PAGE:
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Jello question

I need to use BLUE coloured jello to make particular recipe and I wanted to know if there are any forms of this that would be acceptable to most kosher eatters. I don't belive jello brand is broadly acceptable and it must be blue:(
Thanks:)

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  1. Interesting question, pp. Never heard of blue gelatin in natural form. Maybe, using Kosher unflavored gelatin you
    could add OU approved blue food coloring?

    1. Also, kosher jello doesn't gel like the non kosher kind does. It stays pretty soft and won't form blocks or make molds.

      1 Reply
      1. re: SoCal Mother

        Use less liquid and it will get very firm.

      2. I find the Kolatin gelatins to be the best quality, and they gel up to be very firm. They don't have blue, but I'm guessing you could mix up the unflavored one with sugar and add some blue food coloring.
        They are OU certified, a very reliable hashgacha for most kosher eaters.

        http://www.koshergelatin.com/products/

        13 Replies
        1. re: helou

          Yes, Kolatin should gel just as well as the non-kosher varieties, since it's real beef gelatin, not agar-agar.

          1. re: zsero

            If I cant find this locally. might i find it in Lakewood or Baltimore? I'm in Philly.
            Oh yeah, one more question- would I be able to suspend an item in the firmed. cooled kosher gel just as I see in Jello ads?
            Thanks!

            1. re: ThePrettypoodle

              Kolatin is based in Lakewood. I'm sure you can get it there, possible directly from them. On their website (see my previous post) they have a "Where to buy" section. Check before you go. Not every store that carries it has the unflavored kind.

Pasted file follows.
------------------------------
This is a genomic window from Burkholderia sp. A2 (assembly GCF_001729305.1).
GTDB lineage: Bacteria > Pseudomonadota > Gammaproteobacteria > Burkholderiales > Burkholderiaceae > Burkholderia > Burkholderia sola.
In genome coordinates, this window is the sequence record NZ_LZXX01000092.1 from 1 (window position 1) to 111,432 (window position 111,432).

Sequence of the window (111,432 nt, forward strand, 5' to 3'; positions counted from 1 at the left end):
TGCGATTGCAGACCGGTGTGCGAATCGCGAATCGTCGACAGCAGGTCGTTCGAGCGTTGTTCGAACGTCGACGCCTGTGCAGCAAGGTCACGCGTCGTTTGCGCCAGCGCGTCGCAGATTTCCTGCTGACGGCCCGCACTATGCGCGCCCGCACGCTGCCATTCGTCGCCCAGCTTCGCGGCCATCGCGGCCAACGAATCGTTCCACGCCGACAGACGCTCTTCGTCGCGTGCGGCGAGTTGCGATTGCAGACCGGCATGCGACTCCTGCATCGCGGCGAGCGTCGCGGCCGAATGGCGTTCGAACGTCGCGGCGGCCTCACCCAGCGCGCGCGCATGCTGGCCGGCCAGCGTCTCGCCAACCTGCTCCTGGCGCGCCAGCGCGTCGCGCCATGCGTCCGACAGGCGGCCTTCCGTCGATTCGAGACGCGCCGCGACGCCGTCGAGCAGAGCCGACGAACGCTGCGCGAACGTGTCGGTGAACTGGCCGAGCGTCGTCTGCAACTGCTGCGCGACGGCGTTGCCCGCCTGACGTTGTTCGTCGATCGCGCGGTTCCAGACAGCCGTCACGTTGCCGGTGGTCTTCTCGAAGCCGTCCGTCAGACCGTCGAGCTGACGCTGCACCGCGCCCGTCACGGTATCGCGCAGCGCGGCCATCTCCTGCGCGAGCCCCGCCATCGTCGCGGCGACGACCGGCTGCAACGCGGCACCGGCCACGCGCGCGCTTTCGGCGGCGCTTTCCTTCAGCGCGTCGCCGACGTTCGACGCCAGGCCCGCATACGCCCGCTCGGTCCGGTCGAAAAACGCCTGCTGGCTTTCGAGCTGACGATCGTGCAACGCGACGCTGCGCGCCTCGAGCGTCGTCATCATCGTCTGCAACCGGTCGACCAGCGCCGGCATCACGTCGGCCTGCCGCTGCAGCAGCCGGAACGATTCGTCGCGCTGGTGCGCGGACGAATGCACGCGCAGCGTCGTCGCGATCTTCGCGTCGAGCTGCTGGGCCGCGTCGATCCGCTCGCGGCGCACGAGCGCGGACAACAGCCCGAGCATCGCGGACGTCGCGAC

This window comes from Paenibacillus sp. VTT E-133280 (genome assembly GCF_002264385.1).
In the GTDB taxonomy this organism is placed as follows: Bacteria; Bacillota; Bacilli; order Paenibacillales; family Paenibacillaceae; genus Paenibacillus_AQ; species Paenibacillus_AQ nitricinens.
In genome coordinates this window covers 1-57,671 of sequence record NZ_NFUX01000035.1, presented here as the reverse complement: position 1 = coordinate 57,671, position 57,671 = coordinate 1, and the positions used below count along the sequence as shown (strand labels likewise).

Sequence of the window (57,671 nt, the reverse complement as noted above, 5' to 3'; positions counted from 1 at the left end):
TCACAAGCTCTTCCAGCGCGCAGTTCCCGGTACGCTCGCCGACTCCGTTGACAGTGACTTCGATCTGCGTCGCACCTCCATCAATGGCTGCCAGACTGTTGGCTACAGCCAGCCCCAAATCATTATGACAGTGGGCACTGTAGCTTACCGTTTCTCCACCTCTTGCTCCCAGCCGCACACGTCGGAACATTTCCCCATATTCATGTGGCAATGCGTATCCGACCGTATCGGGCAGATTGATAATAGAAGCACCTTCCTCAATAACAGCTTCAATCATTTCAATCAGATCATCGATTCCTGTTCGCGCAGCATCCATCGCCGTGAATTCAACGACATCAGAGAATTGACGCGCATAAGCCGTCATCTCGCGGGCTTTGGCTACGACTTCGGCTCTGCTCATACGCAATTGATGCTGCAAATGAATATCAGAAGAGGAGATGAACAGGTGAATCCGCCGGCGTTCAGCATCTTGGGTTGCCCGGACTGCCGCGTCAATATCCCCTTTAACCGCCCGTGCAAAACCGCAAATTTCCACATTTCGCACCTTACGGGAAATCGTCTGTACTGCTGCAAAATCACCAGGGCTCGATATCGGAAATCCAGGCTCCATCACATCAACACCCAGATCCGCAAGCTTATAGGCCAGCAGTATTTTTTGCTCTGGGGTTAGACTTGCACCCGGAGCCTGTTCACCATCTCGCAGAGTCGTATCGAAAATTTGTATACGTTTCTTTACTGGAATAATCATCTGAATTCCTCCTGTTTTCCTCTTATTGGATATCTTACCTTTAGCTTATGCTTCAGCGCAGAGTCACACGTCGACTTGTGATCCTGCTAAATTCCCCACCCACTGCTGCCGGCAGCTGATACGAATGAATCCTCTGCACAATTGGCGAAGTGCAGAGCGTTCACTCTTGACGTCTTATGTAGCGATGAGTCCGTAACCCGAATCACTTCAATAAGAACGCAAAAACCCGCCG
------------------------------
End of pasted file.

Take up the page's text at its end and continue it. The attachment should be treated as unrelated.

1. re: ThePrettypoodle

                The Kolatin is relatively expensive. If you can find the Lieber's gel or one of the other kosher brands they will work just fine if you reduce the liquid by 25% (use 1-1/2 cups instead of 2). If you want firmer still then drop down to 1 cup, but 25% less liquid should be very firm. You should be able to suspend fruit or other added items just like with non-kosher products.

                1. re: ferret

                  woo hoo! Thanks:) I want to make a fish bowl, blue jell and sweedish fish swimming in it:)

                  1. re: ThePrettypoodle

                    just a suggestion: I did Noah centerpieces for a bar mitzvah with an ark birdhouse sitting on a mirror and candy fish sprinkled on the mirror. Much easier than jello, no?

                    1. re: SoCal Mother

                      I think the plan is that this centerpiece is meant to be edible. Otherwise there's no need for the jello to be kosher.

                      1. re: helou

                        Even if the centerpiece didn't need to be edible, cooking with non-kosher ingredients would probably make things more complicated than kosher ones.

                      1. re: ThePrettypoodle

                        So I have a friend who did something similar. She basically made it in layers so the fish wouldn't sink.
                        She did a layer of jello with fish, put it in the fridge, did another layer, put it in the fridge and so on.
                        Have no idea how it turned out...but it's worth a try

                        1. re: cheesecake17

                          Making half, chilling it to firm, placing the fish on top, whilst
                          adding a second round of gelatin (partly chilled with ice cubes) is definitely how it gets suspended in the middle.
                          Don't try pushing the fish down into a full container of unsolidified gelatin.

                2. re: helou

                  Thanks for the colouring suggestion- my husband came up with a way to use a differant colour, which is what I will do:)

                3. Agar agar is a seaweed extract which is vegan. It's pretty powerful stuff, but a good tool to have in your gelling arsenal.

                  2 Replies
                  1. re: autumm

                    Yes, that's what most of the kosher brands are. But it doesn't work nearly as well as real gelatin, which is why you can't make marshmallows with it. And that's why they make Kolatin, for those uses where the full strength of gelatin is needed.

                    1. re: zsero

                      Sorry for trying to help.

                      Guess I'll go back to my kosher camp counselor mode and recommend "not hot s'mores" because kosher marshmallows don't toast well.

                  2. kolatin, you can probably get it mail order.